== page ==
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US Soccer's Player Development Initiative (PDI) Implementation

Implementation of the Build Out Line

U.S. Soccer has continued to refine the Player Development Initiatives (PDIs). NJYS wishes to make sure all members of the soccer community are as up-to-date as possible. The clarifications to follow are provided as a resource for parents, coaches, clubs, leagues, and the referee community supporting the growth and improvement of grassroots soccer. To follow are a series of Frequently Asked Questions (FAQs) about the U.S. Soccer Player Development & NJYS Decisions.

When will the changes take effect?

NJYS revised policies to implement the US Soccer's Player Development Initiatives regarding the Build Out Line will take effect for the remainder of the 2018-2019 seasonal year and onward. Fundamentally, these policies are meant to focus on a player's long-term development and all leagues are to adopt changes as soon as practical (Spring 2018).

Do Intramural and Recreational Leagues and programs need to comply with the US Soccer initiatives?

Yes, as our entire member organizations are affiliated with US Soccer. Our goal is for everyone to eventually reach the standards set forth in the US Soccer's Player Development Initiatives (PDI). However, the Spring 2018 implementation mandate is limited to member travel leagues and NJYS-sanctioned competitions. It is recommended that Recreation Programs adopt and implement the US Soccer PDI.

NJYS intent is to narrow and eventually eliminate all variances between travel leagues in the best interests of the players, the game, and referees who manage them for the 2018-2019 season. The NJYS Board will reconvene in spring 2018 to determine implementation on a broader level to include a similar phased in revisions for full adoption of the U.S. Soccer PDI for the 2018-2019 season year.

Will goalie punting be permitted at the 7v7 level?

NJYS has approved the US Soccer Player Development Initiative as outlined for no goalie punting and use of buildout lines at the 7v7 level (i.e., U9 and U10). Added language: If a goalkeeper punts or drop kicks the ball, an indirect free kick should be awarded to the opposing team from the spot of the offense. If the punt or drop kick occurs within the goal area, the indirect free kick should be taken on the goal area line parallel to the goal line at the nearest point to where the infringement occurred.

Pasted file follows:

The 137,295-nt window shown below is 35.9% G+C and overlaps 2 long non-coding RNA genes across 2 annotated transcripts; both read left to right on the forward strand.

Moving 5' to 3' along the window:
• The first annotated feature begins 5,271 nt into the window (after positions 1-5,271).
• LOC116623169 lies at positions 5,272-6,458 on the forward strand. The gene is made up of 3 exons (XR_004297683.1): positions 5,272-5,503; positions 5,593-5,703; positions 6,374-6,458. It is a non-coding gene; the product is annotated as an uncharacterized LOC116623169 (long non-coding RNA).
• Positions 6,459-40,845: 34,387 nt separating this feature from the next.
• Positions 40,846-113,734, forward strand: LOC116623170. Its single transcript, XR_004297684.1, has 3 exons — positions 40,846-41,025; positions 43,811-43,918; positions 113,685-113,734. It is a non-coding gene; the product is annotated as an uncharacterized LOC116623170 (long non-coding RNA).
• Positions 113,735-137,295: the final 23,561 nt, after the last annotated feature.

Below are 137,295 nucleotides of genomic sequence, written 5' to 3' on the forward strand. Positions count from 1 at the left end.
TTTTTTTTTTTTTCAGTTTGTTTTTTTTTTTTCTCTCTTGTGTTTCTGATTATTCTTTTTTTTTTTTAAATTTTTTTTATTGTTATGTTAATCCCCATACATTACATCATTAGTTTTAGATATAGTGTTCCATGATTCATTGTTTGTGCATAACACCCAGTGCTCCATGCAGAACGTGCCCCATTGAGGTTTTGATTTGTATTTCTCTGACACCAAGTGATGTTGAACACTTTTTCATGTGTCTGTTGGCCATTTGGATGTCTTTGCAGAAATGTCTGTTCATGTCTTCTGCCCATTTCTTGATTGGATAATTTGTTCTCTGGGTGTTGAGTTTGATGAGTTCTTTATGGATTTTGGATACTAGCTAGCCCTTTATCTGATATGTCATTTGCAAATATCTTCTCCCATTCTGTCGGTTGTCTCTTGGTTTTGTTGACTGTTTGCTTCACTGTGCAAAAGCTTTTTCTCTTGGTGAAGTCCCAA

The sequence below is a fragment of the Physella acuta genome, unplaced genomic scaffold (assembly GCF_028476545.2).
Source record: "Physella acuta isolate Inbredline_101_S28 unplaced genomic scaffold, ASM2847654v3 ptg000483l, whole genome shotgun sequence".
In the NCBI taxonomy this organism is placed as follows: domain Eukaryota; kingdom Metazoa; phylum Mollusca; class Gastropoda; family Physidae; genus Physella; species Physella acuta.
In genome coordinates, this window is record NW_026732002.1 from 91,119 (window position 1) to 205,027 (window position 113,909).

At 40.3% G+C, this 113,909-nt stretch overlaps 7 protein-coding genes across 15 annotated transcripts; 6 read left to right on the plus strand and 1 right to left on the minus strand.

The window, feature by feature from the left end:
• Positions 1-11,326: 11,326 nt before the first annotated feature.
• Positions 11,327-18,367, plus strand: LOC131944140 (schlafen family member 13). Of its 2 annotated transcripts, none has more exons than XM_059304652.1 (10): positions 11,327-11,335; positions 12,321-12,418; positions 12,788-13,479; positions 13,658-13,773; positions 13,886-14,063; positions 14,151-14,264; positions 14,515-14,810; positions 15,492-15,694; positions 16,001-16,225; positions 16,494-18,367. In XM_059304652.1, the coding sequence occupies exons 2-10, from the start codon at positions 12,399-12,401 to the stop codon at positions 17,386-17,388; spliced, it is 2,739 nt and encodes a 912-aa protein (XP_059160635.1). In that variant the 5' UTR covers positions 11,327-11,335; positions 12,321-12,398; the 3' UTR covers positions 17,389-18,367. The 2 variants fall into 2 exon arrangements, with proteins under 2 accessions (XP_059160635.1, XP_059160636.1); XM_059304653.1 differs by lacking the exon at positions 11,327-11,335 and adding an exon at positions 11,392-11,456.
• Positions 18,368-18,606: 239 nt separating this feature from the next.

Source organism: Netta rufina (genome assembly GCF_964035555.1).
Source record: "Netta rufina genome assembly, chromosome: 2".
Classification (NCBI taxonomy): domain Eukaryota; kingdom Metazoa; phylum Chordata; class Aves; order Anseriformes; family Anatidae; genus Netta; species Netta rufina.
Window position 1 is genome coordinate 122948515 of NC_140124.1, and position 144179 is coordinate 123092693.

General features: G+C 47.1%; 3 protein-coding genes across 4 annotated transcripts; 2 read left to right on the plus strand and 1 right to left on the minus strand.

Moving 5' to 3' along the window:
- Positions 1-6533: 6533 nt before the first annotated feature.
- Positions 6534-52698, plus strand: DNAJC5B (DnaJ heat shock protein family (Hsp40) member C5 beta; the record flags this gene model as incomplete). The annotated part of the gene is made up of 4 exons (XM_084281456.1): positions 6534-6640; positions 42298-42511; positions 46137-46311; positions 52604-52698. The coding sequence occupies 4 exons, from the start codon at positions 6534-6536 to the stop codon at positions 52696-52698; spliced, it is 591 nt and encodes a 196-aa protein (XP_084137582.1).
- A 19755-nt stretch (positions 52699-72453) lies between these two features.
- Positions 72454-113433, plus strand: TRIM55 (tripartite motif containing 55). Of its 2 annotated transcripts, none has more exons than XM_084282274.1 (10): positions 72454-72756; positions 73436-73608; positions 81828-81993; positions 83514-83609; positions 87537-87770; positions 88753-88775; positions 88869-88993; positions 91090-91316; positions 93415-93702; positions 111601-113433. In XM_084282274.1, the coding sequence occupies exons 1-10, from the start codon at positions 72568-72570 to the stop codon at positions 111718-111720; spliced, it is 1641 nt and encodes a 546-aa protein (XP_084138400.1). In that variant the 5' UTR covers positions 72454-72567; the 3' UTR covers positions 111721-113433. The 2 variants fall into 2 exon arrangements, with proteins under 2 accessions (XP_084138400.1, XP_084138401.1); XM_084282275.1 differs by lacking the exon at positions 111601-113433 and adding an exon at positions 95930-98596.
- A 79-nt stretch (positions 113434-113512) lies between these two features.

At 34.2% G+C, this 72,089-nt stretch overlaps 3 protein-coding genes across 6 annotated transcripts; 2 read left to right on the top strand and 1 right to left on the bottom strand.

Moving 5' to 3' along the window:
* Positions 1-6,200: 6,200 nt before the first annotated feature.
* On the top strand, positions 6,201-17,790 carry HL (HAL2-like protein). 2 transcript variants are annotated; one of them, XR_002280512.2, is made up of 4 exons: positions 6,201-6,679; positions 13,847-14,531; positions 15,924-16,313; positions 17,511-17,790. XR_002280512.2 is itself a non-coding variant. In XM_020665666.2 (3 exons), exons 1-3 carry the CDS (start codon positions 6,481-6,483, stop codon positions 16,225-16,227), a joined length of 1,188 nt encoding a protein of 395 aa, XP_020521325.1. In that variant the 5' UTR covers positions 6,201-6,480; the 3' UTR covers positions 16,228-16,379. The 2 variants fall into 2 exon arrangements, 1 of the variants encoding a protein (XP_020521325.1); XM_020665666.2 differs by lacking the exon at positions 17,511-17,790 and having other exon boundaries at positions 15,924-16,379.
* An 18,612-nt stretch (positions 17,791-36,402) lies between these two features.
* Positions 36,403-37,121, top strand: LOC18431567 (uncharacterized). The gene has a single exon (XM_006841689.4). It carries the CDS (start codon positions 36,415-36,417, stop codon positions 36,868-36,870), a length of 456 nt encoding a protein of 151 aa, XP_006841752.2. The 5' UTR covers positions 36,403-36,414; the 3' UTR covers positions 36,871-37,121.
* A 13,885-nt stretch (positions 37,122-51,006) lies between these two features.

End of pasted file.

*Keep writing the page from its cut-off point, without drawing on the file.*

What is a Build Out Line (BOL) and where is it located?

The build out line promotes playing the ball out of the back in a less pressured setting on a 7v7 field for 9U and 10U. Build out lines should be equidistant between the penalty area line and the halfway line. In the absence of a line, a build out line can be marked with 2-3 training disks or cones in a way that does not endanger the players or referee(s).

Build Out Line use?

When the goalkeeper has the ball in his or her hands during play from the opponent, the opposing (now defending) team must move behind the building line until the ball is put into play. Once the opposing team is behind the build out line, the goalkeeper can pass, throw or roll the ball into play (punts and drop kicks are not allowed on 7v7 fields). After the ball is put into play by the goalkeeper, the opposing team can cross the build out line and play resumes as normal. The opposing team must also move behind the build out line prior to a goal kick and may only cross the build out line once the ball has left the penalty area.

Build Out Line practical applications; guidance to coaches and referees

Ideally, the goalkeeper with ball in hand (or field player taking a goal kick) will wait to put the ball into play once all opponents are past the build out line. However, the goalkeeper (player) can put the ball into play sooner but he or she does so accepting the position of the opponents and the consequences of how play resumes. Coaches and referees should be mindful of any intentional delays caused by opponents not retreating in a timely manner or encroaching over the build out line prior to the ball being put into play. At this age, coaches are responsible for addressing these types of issues with their players and referees can manage the situation with misconduct if deemed appropriate. To encourage compliance of defenders to retreat past the build out line, referees should be flexible when enforcing the six (6) second rule and counting time of possession should only begin when all opponents have moved behind the build out line.

Build Out Line and offside?

The build out line will also be used to denote where offside offenses can be called. Attacking players cannot be penalized for an offside offense between the halfway line and the build out line. Players can be penalized for an offside offense between the build out line and goal line.

If you have questions regarding NJYS implementation or recommendations on the use of the FAQ information provided, please email;